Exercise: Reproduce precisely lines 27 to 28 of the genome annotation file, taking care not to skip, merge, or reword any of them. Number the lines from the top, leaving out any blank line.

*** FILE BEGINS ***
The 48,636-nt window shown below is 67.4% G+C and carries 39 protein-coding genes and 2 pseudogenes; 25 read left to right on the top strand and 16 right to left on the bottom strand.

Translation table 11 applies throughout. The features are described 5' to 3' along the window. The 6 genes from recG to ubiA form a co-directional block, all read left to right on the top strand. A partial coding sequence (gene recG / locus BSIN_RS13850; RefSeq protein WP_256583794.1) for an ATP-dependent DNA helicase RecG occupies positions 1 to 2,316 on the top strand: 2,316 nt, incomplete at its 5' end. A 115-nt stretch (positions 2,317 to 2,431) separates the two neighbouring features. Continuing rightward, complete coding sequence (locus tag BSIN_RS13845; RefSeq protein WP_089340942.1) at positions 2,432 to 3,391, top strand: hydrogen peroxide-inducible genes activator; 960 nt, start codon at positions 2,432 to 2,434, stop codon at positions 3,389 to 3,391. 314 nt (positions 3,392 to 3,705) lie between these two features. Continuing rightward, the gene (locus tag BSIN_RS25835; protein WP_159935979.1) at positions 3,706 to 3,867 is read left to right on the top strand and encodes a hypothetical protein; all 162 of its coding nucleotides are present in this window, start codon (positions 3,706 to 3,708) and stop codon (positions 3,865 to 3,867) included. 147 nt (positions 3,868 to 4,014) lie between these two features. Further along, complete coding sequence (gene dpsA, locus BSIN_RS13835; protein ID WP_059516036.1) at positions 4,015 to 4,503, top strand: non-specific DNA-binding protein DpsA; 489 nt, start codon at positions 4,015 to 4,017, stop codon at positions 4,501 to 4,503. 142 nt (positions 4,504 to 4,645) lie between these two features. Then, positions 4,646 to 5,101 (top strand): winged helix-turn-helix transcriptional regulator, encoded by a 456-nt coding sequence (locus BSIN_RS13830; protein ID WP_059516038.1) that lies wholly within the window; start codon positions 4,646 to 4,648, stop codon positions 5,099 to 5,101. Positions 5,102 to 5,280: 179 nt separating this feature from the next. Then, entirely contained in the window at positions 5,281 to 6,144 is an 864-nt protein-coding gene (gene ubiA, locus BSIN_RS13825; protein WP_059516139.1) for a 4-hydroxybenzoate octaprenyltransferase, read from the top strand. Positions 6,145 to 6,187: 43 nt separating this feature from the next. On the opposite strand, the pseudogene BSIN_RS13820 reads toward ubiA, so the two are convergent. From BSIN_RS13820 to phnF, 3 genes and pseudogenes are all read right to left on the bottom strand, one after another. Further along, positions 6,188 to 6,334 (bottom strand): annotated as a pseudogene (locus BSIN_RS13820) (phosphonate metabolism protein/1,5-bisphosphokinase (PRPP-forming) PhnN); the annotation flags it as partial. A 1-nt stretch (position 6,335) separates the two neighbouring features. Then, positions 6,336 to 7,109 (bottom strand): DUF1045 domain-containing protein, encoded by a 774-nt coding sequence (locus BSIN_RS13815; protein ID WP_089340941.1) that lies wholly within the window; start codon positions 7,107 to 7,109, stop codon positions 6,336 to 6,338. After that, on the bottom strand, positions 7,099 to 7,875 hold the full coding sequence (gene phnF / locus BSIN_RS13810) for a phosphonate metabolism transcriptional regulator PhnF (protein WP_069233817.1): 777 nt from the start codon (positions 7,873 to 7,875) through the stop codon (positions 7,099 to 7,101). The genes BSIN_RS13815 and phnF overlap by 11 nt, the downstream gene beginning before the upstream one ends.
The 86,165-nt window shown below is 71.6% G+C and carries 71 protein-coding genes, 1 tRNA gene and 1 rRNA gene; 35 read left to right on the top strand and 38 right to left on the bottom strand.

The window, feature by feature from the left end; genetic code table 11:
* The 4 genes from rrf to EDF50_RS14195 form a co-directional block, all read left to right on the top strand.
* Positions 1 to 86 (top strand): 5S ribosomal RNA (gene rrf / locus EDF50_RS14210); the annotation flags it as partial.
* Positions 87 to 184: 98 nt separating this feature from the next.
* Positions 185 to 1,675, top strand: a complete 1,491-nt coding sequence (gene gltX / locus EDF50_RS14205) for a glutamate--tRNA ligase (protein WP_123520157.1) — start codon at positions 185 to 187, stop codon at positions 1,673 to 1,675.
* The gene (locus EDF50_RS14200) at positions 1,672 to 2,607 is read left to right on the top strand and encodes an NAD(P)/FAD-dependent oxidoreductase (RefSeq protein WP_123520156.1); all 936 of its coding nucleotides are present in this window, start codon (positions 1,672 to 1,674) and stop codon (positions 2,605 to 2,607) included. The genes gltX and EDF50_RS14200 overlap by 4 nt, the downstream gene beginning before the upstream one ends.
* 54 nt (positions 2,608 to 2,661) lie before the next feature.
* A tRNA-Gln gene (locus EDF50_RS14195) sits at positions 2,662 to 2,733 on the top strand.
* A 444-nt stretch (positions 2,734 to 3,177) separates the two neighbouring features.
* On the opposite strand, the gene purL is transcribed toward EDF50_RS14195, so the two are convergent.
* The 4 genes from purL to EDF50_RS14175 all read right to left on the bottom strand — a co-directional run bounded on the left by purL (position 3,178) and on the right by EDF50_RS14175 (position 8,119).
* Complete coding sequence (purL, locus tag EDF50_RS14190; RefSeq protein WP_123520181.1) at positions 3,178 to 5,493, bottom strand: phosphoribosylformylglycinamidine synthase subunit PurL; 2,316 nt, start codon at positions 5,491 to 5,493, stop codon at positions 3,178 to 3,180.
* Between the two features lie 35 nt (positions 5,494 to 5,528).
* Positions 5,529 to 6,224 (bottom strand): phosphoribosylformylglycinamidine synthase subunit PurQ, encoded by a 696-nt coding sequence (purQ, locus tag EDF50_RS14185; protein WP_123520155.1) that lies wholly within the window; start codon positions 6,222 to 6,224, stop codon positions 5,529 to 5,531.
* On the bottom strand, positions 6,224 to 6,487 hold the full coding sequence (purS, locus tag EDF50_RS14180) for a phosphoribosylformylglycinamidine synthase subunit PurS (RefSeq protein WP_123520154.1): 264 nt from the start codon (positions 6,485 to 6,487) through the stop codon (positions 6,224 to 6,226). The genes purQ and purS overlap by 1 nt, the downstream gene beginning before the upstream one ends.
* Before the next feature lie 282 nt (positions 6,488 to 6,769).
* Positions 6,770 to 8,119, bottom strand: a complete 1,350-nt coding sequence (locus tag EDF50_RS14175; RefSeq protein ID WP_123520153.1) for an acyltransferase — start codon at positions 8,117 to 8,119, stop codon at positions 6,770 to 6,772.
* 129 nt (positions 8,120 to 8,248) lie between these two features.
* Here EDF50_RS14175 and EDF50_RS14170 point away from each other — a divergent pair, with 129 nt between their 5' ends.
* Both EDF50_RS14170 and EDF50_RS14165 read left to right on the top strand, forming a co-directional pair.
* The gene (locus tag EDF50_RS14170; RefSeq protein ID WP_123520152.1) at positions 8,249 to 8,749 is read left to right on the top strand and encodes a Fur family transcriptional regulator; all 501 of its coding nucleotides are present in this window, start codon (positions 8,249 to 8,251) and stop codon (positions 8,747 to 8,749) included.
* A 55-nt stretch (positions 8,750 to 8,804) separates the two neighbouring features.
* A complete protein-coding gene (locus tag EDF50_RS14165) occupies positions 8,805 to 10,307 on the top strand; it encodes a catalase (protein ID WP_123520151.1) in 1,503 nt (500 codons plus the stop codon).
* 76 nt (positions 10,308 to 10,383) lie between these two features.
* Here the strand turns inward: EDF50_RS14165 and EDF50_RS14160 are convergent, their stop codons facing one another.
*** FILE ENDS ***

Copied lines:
* 76 nt (positions 10,308 to 10,383) lie between these two features.
* Here the strand turns inward: EDF50_RS14165 and EDF50_RS14160 are convergent, their stop codons facing one another.